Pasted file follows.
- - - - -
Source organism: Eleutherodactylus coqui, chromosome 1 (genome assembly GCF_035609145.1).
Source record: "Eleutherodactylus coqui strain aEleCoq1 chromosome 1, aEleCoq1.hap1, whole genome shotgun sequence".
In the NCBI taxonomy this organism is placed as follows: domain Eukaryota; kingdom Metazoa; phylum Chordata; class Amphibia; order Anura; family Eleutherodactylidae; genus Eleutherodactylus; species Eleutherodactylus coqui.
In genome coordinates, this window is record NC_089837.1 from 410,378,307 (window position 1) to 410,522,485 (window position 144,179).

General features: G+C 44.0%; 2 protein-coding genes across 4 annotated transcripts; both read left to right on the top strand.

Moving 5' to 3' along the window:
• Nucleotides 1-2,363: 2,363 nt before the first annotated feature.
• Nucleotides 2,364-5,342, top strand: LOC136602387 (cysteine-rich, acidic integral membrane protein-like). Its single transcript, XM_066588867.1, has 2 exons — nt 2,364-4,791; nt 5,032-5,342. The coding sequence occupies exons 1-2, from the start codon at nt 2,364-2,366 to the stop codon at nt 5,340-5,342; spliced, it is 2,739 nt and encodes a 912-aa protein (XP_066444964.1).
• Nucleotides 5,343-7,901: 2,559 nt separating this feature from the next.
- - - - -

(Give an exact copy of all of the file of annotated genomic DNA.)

Source organism: Eleutherodactylus coqui, chromosome 1 (genome assembly GCF_035609145.1).
Source record: "Eleutherodactylus coqui strain aEleCoq1 chromosome 1, aEleCoq1.hap1, whole genome shotgun sequence".
In the NCBI taxonomy this organism is placed as follows: domain Eukaryota; kingdom Metazoa; phylum Chordata; class Amphibia; order Anura; family Eleutherodactylidae; genus Eleutherodactylus; species Eleutherodactylus coqui.
In genome coordinates, this window is record NC_089837.1 from 410,378,307 (window position 1) to 410,522,485 (window position 144,179).

General features: G+C 44.0%; 2 protein-coding genes across 4 annotated transcripts; both read left to right on the top strand.

Moving 5' to 3' along the window:
• Nucleotides 1-2,363: 2,363 nt before the first annotated feature.
• Nucleotides 2,364-5,342, top strand: LOC136602387 (cysteine-rich, acidic integral membrane protein-like). Its single transcript, XM_066588867.1, has 2 exons — nt 2,364-4,791; nt 5,032-5,342. The coding sequence occupies exons 1-2, from the start codon at nt 2,364-2,366 to the stop codon at nt 5,340-5,342; spliced, it is 2,739 nt and encodes a 912-aa protein (XP_066444964.1).
• Nucleotides 5,343-7,901: 2,559 nt separating this feature from the next.